|Cell phones used to be about making telephone calls, but that has changed entirely in recent years. No longer is a phone viewed as a one-function device. Now capable of performing more tasks than seems possible in a device so small, ‘phones’ are fully replacing laptop computers in some people’s lives. From games to text to voice-to-text to video to updating one’s blog, a smartphone allows it all, from virtually anywhere. But what phone is the best? Apple can be credited with introducing the first smartphone with the introduction of the iPhone.
But with myriad complaints against the package, often centered around a lack of choice in coverage providers, one can be a bit baffled by the selection process. The simplest way of looking at the problem is this: Apple has been attempting to create and hold onto a monopoly, offering their smartphone’s capabilities only on the AT&T network. Unfortunately, this is reminiscent of the Windows/Intel chip combo that ruled the 90’s so universally. Just as that combo suffered image problems, so too does Apple, for doing the same thing.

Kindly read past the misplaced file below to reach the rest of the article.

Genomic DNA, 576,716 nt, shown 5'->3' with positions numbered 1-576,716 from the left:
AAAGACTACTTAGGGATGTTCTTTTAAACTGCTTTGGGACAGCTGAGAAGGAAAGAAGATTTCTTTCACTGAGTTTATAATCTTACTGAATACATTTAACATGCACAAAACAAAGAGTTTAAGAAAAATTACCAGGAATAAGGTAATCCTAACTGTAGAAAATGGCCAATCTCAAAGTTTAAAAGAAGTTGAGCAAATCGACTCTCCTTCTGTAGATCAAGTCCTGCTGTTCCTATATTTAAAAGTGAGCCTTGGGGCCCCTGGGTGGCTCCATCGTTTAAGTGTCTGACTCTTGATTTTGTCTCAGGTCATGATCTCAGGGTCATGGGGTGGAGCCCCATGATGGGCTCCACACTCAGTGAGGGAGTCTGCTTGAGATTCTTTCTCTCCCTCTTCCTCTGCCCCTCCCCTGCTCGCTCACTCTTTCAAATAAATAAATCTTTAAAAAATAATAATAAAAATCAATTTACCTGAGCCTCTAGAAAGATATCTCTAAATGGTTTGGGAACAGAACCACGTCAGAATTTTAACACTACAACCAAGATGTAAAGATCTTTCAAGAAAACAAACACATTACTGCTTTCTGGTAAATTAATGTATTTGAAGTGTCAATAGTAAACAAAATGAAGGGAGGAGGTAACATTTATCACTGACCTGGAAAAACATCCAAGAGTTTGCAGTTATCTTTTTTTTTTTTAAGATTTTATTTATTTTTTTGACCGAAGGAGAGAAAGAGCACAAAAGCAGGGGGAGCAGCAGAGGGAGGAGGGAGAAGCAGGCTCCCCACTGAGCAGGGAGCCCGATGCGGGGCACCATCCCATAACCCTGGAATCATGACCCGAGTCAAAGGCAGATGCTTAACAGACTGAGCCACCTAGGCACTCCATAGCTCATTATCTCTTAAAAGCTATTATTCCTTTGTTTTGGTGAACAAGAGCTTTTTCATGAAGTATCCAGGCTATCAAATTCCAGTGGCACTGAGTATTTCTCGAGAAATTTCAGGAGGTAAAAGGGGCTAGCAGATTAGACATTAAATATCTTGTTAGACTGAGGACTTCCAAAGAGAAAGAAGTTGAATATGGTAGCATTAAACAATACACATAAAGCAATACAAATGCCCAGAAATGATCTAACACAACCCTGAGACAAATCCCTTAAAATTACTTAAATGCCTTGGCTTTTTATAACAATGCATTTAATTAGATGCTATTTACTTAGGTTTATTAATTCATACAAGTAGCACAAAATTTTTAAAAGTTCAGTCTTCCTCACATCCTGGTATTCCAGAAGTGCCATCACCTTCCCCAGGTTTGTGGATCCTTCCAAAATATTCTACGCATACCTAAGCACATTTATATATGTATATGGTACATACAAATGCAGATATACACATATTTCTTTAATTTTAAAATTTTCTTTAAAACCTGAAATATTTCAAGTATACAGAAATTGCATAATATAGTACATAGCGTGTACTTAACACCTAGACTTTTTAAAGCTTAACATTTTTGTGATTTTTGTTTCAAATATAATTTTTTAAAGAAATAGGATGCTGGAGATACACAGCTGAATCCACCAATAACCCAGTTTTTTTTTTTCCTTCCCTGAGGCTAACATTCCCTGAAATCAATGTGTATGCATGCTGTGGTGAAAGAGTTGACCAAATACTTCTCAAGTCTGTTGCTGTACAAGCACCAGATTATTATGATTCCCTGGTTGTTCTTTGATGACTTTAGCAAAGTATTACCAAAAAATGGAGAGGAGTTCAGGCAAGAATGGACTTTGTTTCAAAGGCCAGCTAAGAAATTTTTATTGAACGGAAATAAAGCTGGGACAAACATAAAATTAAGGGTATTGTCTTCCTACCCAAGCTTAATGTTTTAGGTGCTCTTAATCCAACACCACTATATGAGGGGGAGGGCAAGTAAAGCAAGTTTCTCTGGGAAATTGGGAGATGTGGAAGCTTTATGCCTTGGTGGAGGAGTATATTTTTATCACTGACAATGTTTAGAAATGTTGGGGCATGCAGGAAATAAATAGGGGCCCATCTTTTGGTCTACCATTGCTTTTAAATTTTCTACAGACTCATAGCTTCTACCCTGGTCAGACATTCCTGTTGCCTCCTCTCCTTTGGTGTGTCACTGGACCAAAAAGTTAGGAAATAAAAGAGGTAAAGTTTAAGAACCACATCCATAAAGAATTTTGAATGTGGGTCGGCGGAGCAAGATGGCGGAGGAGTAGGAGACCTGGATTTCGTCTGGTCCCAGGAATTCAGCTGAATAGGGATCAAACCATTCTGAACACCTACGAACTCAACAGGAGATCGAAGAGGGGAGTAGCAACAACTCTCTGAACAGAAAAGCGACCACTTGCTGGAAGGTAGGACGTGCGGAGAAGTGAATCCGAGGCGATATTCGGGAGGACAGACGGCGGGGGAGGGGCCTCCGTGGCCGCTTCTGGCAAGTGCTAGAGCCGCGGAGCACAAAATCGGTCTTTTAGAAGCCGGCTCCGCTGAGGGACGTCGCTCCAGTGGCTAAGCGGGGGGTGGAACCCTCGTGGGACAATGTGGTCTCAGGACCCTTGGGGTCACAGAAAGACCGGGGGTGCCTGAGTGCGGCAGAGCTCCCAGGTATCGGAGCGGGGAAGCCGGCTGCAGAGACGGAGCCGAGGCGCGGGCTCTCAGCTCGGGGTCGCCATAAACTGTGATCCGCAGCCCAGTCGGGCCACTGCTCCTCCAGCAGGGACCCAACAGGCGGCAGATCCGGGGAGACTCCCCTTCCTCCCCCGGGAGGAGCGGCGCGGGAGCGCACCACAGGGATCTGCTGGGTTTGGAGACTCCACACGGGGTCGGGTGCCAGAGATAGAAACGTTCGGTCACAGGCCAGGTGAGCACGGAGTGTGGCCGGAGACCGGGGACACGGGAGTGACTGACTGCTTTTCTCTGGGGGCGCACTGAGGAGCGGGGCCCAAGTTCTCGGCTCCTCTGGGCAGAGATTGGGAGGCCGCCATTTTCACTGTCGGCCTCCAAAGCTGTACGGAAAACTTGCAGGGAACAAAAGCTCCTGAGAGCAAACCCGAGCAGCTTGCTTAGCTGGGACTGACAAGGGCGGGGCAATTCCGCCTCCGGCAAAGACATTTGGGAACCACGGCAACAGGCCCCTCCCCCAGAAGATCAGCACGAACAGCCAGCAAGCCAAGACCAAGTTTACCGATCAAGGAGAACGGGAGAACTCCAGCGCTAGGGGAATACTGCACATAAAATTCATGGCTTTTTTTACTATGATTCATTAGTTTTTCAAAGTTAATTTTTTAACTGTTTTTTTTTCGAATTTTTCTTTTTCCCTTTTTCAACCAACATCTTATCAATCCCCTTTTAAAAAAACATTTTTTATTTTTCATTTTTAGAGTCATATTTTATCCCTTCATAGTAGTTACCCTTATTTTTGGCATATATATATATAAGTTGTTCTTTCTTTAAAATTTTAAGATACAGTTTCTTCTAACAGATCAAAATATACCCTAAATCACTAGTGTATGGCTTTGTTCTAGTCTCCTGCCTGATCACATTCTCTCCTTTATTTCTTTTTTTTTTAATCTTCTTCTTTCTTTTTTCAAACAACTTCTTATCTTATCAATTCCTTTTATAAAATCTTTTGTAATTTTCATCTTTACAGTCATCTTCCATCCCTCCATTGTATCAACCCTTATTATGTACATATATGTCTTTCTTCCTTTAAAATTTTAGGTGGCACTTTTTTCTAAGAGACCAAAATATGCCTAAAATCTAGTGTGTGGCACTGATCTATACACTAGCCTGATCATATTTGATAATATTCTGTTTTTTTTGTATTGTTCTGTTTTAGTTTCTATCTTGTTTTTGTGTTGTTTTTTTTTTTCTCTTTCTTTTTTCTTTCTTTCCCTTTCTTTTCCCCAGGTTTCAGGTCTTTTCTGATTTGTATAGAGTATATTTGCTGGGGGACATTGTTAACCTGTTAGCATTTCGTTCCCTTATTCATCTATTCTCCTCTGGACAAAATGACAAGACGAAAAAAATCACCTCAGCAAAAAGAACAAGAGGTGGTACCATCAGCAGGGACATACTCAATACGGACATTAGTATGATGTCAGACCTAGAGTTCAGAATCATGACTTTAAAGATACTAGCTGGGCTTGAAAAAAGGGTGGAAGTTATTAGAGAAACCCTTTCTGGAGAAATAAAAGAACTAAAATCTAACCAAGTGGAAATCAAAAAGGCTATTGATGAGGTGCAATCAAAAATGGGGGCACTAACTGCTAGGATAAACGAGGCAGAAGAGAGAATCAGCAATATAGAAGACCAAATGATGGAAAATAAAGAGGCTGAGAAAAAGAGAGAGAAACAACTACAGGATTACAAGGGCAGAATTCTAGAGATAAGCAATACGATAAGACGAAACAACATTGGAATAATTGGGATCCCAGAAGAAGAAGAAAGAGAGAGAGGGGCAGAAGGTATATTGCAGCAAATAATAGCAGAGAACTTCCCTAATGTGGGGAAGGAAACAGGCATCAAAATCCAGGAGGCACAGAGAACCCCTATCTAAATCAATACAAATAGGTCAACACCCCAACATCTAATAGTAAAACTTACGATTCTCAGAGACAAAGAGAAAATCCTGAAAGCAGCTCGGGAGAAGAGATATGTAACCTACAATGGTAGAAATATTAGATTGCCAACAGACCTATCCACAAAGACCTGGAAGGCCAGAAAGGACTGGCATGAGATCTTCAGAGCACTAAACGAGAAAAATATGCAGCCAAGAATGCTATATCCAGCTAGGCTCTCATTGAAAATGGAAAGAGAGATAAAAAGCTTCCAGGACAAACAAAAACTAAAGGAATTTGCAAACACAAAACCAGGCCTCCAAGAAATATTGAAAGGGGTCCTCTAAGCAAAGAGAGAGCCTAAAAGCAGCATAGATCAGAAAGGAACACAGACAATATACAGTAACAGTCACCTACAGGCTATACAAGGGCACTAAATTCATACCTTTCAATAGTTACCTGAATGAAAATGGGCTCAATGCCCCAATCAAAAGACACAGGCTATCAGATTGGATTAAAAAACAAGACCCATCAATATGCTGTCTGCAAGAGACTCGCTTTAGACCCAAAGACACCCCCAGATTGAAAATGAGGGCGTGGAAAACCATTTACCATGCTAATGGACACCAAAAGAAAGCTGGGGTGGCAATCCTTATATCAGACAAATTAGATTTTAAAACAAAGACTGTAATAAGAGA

Meanwhile, other phone brands offer customization, a wide choice of service providers, many similar applications, and even faster processors in a package that includes a larger screen. Samsung’s Galaxy S2 and Motorola’s Droid 3 both seem pretty compelling when compared against the iPhone. It’s not something Apple seems to want to address, but the competition is heating up, and possibly even offering a more viable product than the originators of the smartphone device.